Differences Between Data Collectors and Information Points
Sometimes there is confusion between Data Collectors and Information Points because both enhance performance monitoring with information about data passed to an application and both must be explicitly configured. It is also possible to create data collectors and information points on the same method, but for different purposes.
A major difference between data collectors and information point metrics is that:
- Data collectors exist in the context of a business transaction
- Information points exist outside of business transactions
Data collectors exist only in the context of a business transaction. They add information to a business transaction snapshot, where they can highlight poor performance that may be associated with data passed in by the request. Data from data collectors appear in the panels of the transaction snapshot call drill down - HTTP PARAMS, COOKIES, or USER DATA - depending on the type of the data collector. Data collectors do not appear in the Metric Browser and cannot be used in health rules. You can filter transaction snapshots based on the value of a data collector in the transaction snapshot list or using the AppDynamics REST API.
Here are some use cases for data collectors:
- You want to identify which users are experiencing problems with a business transaction. Often the userid is carried in the request as an HTTP query string or in the cookie. Create a data collector on the userid so you can identify the users in transaction snapshots for slow transactions. You can then filter transaction snapshots for those specific user ids.
- You can identify a business context for slow transactions. Use a method invocation data collector to extract some business information, such as the country or the orderid, to better understand the execution context in which users are experiencing poor performance.
- You can identify a technical context for slow transactions. For example, you may suspect that a cache is performing poorly for a specific set of keys, so you create a data collector on the cache retrieve method. Then the transaction snapshots can help determine if there is correlation between the suspect keys and poor performance.
- You can take advantage of the ability to filter transaction snapshots on a data collector to tag snapshots. For example, create a data collector based on a header value or path pattern to tag transaction snapshots initiated by synthetic transactions.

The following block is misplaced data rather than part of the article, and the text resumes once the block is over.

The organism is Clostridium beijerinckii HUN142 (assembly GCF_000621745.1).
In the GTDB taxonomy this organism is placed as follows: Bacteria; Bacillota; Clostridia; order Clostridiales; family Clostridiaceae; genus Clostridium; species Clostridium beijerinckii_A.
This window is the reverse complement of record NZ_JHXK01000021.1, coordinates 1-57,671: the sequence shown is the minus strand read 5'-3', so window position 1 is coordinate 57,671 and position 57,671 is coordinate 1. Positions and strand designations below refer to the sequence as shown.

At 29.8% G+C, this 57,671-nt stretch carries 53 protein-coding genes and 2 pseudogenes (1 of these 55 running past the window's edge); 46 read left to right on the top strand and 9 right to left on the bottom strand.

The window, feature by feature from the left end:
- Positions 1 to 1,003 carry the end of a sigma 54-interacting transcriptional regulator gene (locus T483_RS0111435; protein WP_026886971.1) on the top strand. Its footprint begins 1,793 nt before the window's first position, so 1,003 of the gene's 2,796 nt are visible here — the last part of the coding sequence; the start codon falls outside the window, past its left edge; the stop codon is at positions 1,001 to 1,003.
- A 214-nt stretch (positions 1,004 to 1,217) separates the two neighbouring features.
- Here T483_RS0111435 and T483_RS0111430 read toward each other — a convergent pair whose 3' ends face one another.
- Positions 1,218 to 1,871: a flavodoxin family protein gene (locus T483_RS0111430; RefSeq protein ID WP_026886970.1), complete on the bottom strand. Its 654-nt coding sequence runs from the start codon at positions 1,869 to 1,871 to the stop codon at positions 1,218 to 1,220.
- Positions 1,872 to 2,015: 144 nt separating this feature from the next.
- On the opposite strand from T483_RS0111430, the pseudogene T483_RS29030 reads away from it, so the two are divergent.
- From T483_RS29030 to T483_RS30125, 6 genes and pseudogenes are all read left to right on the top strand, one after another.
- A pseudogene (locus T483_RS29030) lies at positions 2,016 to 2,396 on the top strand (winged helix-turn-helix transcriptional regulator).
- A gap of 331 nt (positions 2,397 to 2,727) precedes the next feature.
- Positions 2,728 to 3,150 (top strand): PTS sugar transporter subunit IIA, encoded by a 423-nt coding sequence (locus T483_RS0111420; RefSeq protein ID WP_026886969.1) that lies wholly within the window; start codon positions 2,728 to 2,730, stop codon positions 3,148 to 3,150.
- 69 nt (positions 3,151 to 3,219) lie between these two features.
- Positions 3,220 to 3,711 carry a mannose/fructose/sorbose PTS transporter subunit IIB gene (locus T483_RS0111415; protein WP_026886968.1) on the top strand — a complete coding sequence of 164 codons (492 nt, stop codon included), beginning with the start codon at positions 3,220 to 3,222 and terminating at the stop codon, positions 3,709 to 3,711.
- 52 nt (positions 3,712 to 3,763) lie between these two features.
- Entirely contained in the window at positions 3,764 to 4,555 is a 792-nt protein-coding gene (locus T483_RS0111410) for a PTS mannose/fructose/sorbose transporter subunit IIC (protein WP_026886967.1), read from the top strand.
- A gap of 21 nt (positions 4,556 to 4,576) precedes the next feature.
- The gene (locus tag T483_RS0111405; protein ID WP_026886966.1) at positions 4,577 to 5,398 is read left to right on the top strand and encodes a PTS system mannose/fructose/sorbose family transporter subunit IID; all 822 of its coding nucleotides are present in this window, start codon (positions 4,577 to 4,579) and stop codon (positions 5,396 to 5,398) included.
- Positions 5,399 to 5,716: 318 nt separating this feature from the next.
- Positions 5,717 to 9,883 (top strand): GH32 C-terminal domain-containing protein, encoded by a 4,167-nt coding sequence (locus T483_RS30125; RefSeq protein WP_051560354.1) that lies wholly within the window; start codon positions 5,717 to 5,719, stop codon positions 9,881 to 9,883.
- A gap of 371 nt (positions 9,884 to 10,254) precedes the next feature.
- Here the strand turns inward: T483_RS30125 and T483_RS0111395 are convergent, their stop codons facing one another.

Information points aggregate numeric data about invocations of a method outside the context of any business transaction. Use information points to get metrics about method invocations across multiple business transactions. Any time the method configured for the information point is invoked, no matter from where, the information point is triggered.
Information points are visible in the Metric Browser.
Here are some use cases for code metric information points:
- You can use a code metric information point to track the number of times a servlet is invoked when the servlet is not part of a business transaction.
- You have a slow XML parser used by many business transactions. Use an information point to report when the parser was called and how many lines it parsed.
- The development team is trying to optimize common application code used by many business transactions. Creating information points on the important methods can give them KPIs to assess the success of their optimization efforts.
- You can use two information points to track the number of concurrent users of an application, regardless of the business transaction. Create an information point on the login method, another on the logout method. The difference between them is the concurrent users logged into the application in the specified time range.
Here are some use cases for business metric information points:
- To report how many of a certain item were sold or returned.
- To find the average value of credit card totals.
Because information points are not tied to a particular business transaction, it is possible that an error that occurs in the context of a business transaction that happens to go through the information point will not be counted as an error on the information point itself. Only downstream exceptions that are unhandled by the end of the information point method or exceptions that are handled upstream of the method and logged as ERROR or FATAL are counted as errors in the context of the information point.